Setting up in Myanmar

Market familiarisation

Visiting Myanmar for market familiarisation and an initial market assessment prior to establishing a representative office or a joint venture arrangement is advisable for a first-hand appreciation of the business environment.

Given the developing nature of the economy, the changing regulatory environment and the presence of State-Owned Enterprises and major conglomerates in the market, obtaining information on individual businesses and market conditions can be challenging. It is important therefore, to remain up to date with changes in market conditions.

Australian companies should also be aware that some individuals associated with major conglomerates in Myanmar may appear on the sanctions lists of third countries (see Sanctions).

Australian companies may also wish to contact the Australia Myanmar Chamber of Commerce (AMCC) or the Union of Myanmar Federation of Chambers of Commerce and Industry (UMFCCI) to gain more information about the market, and consult other sources available in the links and resources section at the bottom of this page.

Banking and Finance

Foreign currency

On 1 April 2012, Myanmar introduced a managed float against the US Dollar, Euro and Singapore Dollar.

The government has approved 11 banks to exchange the foreign currencies above. There are 23 banks in total in Myanmar, four of which are state-owned (IMF).

Soiled or damaged foreign bank notes are not accepted so visitors are advised to travel with unmarked and uncreased US Dollar bills. Foreign currency in excess of US$10,000 must be declared upon arrival in Myanmar (source: Smartraveller).

More recent developments have been the liberalisation of banking laws to allow the opening of foreign exchange accounts, but for domestic use only (not for international transfers).


Payments into and out of Myanmar can be difficult. Online payment transfers are not possible, and while some major hotels may nominally accept payment by credit card, these facilities may not be available on any given day and cannot be relied upon.

ATMs have only recently been introduced and currently operate on a very limited basis. Use of these ATMs for international withdrawals is also very limited. At the time of publication, Mastercard credit cards can be used for withdrawals from CB Bank ATMs, and Visa is negotiating similar arrangements with other local banks. ATMs of other banks are only connected to domestic banks, do not accept foreign cards and cannot be used for international transactions.

Securing payment and establishing the credit worthiness of a buyer in Myanmar is challenging. Australian businesses should ensure that the buyer is able to open a Letter of Credit in Myanmar and that payment transfers can be actioned.

Links and resources

Government, business and trade

Asian Development Bank (Myanmar) –
Attorney General Department (Foreign Bribery) –
Austrade ASEAN Tariff Finder –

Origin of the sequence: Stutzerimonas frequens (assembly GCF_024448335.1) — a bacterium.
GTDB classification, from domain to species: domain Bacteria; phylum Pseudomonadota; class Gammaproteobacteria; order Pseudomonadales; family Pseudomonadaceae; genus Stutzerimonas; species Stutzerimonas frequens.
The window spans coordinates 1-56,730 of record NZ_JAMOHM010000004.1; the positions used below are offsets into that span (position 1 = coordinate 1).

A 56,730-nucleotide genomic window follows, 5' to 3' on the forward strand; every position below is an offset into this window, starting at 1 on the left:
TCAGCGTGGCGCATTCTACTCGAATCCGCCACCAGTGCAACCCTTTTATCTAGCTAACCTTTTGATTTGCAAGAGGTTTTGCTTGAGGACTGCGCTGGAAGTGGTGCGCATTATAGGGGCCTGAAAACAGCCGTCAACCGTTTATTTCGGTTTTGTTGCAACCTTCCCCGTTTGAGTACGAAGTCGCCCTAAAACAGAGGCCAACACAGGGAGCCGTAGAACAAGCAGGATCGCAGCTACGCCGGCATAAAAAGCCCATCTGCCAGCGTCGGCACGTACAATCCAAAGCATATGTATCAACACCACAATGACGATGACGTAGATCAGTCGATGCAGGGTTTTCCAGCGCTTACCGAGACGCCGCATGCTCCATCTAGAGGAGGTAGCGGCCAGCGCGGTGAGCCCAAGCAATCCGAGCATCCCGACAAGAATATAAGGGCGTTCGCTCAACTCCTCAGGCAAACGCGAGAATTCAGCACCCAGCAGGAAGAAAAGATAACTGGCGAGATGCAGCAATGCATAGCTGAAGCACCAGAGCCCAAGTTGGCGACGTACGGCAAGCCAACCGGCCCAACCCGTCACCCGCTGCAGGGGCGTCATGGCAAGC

Australian Embassy in Myanmar –
Australian Human Rights Commission –
Australia Myanmar Chamber of Commerce –
DFAT Myanmar Country Page –
Embassy of the Republic of the Union of Myanmar in Australia –
Heritage Foundation (Myanmar country profile) –
IATA Myanmar page –
International Labour Organisation (ILO) Yangon –
International Labour Organisation Helpdesk for Business on International Labour Standards –
International Monetary Fund (Myanmar) –
Ministry of Commerce –
Ministry of Immigration and Population –
Ministry of National Planning and Economic Development –
Smartraveller –
Transparency International (Myanmar country profile) –
Union of Myanmar Federation of Chambers of Commerce and Industry –
World Trade Organization (Myanmar) –
Yangon Yellow Pages –

News and media

The Irrawaddy Magazine –
Myanmar Times –

Please note: this list of websites and resources is not definitive. Inclusion in this list does not imply endorsement by Austrade. The information provided is a guide only.

icon Business Risk

OECD Guidelines for Multinational Enterprises

Multinational Enterprises should be aware of the OECD Guidelines for Multinational Enterprises that provide voluntary principles and standards for responsible business behaviour in a variety of areas, consistent with applicable domestic laws. These Guidelines are endorsed and promoted by the Australian Government. For more information, go to the AusNCP website.

Extractive Industries Transparency Initiative

The Extractive Industries Transparency Initiative (EITI) is a voluntary mechanism which promotes and supports improved governance in resource-rich countries through the full publication and verification of company payments and government revenues from oil, gas, and mining.

The EITI is supported by governments, industry, and non-government organisations around the world. The Australian Government supports the EITI and encourages Australian companies operating internationally to comply with its recommendations.